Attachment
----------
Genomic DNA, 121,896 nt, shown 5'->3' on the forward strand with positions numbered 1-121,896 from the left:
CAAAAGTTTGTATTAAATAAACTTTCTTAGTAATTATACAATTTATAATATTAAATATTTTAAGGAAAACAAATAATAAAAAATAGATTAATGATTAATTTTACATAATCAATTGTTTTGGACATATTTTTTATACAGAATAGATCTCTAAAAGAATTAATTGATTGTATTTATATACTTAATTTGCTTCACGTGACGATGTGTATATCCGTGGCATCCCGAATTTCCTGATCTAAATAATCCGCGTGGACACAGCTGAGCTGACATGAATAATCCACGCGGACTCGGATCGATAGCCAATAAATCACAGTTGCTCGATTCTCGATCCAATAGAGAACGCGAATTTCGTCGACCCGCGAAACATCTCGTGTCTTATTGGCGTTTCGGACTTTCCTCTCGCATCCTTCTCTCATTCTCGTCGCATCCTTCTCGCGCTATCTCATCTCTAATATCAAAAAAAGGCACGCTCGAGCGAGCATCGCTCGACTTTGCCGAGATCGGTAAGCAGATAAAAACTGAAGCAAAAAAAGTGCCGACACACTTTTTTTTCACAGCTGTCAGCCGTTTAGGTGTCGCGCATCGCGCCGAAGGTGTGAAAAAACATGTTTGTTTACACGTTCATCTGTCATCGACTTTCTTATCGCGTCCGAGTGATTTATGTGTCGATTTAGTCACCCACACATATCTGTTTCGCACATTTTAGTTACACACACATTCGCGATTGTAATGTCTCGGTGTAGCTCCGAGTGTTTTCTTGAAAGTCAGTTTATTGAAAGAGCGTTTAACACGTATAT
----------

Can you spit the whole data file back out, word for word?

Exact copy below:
Genomic DNA, 121,896 nt, shown 5'->3' on the forward strand with positions numbered 1-121,896 from the left:
CAAAAGTTTGTATTAAATAAACTTTCTTAGTAATTATACAATTTATAATATTAAATATTTTAAGGAAAACAAATAATAAAAAATAGATTAATGATTAATTTTACATAATCAATTGTTTTGGACATATTTTTTATACAGAATAGATCTCTAAAAGAATTAATTGATTGTATTTATATACTTAATTTGCTTCACGTGACGATGTGTATATCCGTGGCATCCCGAATTTCCTGATCTAAATAATCCGCGTGGACACAGCTGAGCTGACATGAATAATCCACGCGGACTCGGATCGATAGCCAATAAATCACAGTTGCTCGATTCTCGATCCAATAGAGAACGCGAATTTCGTCGACCCGCGAAACATCTCGTGTCTTATTGGCGTTTCGGACTTTCCTCTCGCATCCTTCTCTCATTCTCGTCGCATCCTTCTCGCGCTATCTCATCTCTAATATCAAAAAAAGGCACGCTCGAGCGAGCATCGCTCGACTTTGCCGAGATCGGTAAGCAGATAAAAACTGAAGCAAAAAAAGTGCCGACACACTTTTTTTTCACAGCTGTCAGCCGTTTAGGTGTCGCGCATCGCGCCGAAGGTGTGAAAAAACATGTTTGTTTACACGTTCATCTGTCATCGACTTTCTTATCGCGTCCGAGTGATTTATGTGTCGATTTAGTCACCCACACATATCTGTTTCGCACATTTTAGTTACACACACATTCGCGATTGTAATGTCTCGGTGTAGCTCCGAGTGTTTTCTTGAAAGTCAGTTTATTGAAAGAGCGTTTAACACGTATAT